“Screwtop Head”

The SunPunchers released two singles in prelude to their new EP which comes out THIS WEEKEND. These songs have a sticky summer warmth, like laying on a screened-in porch on a day buzzing with mosquitoes. There is an aesthetic here of sun tea and swimming holes brought to life through stunning, and stunningly demure, musicianship. The release show goes down at The Newton on May 20. Once you hear “Screwtop Head” from The SunPunchers, I can’t imagine that there’s anywhere else you’ll want to be this coming Sunday. More info on that event can be found here.

Violetta Zironi

“Half Moon Lane”

Wait until you hear the ethereal voice of 21-year-old Italian singer/songwriter Violetta Zironi. It’s not just her voice that enchants listeners of “Half Moon Lane” but the charming narrative of her songwriting style.  The single has a stripped-down sound reminiscent of those swan-throated folk musicians of the 1970s like Vashti Bunyan. Just part my hair down the middle and wrap me in an afghan and I could listen to “Half Moon Lane” from Violetta Zironi all afternoon. I certainly hope to hear more from this artist soon.

Tuelo

“Saint Margaret”

“Saint Margaret” kicks off with just a minimal guitar line and the soulful voice of Tuelo Minah. That’s actually all you need. But, as the underlying instrumentation picks up, Tuelo continues to drive the single with those powerful pipes of hers. The song pays tribute to Minah’s mother in a way that I find both empowering and tinged with a certain sorrow that I feel many women hold for the experiences of our mothers. “Saint Margaret” by Tuelo is emotionally moving and sonically compelling so I suggest you check the single below…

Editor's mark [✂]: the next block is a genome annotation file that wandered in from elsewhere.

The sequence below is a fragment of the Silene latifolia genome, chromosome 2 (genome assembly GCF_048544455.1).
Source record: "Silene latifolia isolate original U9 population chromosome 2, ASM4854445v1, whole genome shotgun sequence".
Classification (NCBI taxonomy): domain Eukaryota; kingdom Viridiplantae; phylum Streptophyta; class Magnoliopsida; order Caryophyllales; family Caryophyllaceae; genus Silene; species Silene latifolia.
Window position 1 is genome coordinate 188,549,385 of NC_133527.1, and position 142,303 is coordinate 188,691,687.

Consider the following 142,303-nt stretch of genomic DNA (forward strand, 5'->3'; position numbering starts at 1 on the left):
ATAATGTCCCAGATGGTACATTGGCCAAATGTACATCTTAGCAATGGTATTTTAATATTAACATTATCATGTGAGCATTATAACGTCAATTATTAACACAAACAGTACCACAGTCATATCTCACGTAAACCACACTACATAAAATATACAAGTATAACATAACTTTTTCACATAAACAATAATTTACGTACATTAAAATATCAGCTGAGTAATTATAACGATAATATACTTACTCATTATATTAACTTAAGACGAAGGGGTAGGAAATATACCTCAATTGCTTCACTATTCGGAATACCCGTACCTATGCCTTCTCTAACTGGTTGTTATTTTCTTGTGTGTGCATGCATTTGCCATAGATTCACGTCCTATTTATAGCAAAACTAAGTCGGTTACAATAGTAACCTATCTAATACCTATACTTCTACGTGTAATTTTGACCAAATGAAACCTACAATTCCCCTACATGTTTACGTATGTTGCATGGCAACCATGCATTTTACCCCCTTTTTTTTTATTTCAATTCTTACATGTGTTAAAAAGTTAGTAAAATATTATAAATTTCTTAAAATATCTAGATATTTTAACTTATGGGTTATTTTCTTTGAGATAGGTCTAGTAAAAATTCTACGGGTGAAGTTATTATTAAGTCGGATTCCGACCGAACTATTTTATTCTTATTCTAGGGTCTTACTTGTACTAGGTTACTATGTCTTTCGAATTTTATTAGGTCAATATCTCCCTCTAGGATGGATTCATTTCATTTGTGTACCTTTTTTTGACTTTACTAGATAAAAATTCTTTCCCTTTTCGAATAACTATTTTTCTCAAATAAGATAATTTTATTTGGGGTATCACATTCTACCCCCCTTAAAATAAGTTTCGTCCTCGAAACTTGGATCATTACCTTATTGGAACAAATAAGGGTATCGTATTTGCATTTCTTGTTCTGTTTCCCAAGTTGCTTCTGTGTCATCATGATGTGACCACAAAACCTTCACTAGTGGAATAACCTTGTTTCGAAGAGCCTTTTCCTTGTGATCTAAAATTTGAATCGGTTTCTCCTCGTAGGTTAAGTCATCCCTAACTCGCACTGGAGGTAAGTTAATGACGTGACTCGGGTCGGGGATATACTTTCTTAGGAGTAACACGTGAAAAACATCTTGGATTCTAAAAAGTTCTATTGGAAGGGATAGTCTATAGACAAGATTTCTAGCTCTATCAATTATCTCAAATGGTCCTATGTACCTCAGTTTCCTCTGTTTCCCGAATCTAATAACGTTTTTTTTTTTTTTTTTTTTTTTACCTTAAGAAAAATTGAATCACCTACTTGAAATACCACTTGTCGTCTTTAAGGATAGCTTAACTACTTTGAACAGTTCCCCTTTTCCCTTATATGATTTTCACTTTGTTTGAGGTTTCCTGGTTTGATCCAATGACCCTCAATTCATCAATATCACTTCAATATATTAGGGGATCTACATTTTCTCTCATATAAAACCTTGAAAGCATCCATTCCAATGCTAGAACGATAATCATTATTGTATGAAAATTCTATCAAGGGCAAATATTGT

Luca Chesney

“Maria, Promise Me the Next Life”

There are some really interesting things happening in the subtle sound permutations on “Maria, Promise Me the Next Life”; the new single from NYC-based singer, songwriter, and producer Luca Chesney. This alt-electro track is a disembodied but emotionally textured journey. “Maria, Promise Me the Next Life” is the first single from Chesney’s s/t debut EP. I’m hoping to get my hands on that release sometime soon. In the meantime, enjoy this new single from Luca Chesney.

Madeleine Dopico

“Me to Bleed”

This isn’t the first time we’ve featured the music of Madeleine Dopico in our publication and I’m starting to think that we’re going to build a lasting relationship. The promising young songwriter crafts emotionally powerful soundscapes that she meets head on with her robust voice. On “Me to Bleed”, Dopico creates a haunting atmosphere for her brooding lyrics and manages to throw in just the right amount of dramatic flair to keep things interesting. That’s a combo a mortician’s daughter like myself can get behind in her pop music.

Bradford Loomis

“Drive You Home”

Bradford Loomis (of The Banner Days) dropped his first solo album since 2013 in March. Bravery and the Bell features this gem of a single, “Drive You Home”. Loomis penned the album after learning that his father was diagnosed with Early Onset Alzheimer’s. The soulful sound of Bradford Loomis’ folk style comes through with an earthy Americana that feels like it could easily find a home in Nashville, but the artist calls Washington (state… not that other one) home. Check out “Drive You Home” from Bradford Loomis here…

 Arpeggi

“Songs Don’t Help”

The Los Angeles songwriter who pens somber ditties under the name Arpeggi released her debut album, Senioritis, around this time last year. On that album, you’ll find “Songs Don’t Help” which delves into those Bell Jar moments when nothing seems to push back the skulking clouds of depression – not friends, not love, not even music (gasp). If you like your indie music stripped down and brooding, I suggest checking out “Songs Don’t Help” from Arpeggi. Or head here for the complete album.

7 Rad Music Videos: Singer-Songwriter Edition

Tom Woodward
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3 Awesome New Albums for Desert-Dwellers

desert-dweller 00by Carly Schorman
Senior Editor

Howe Gelb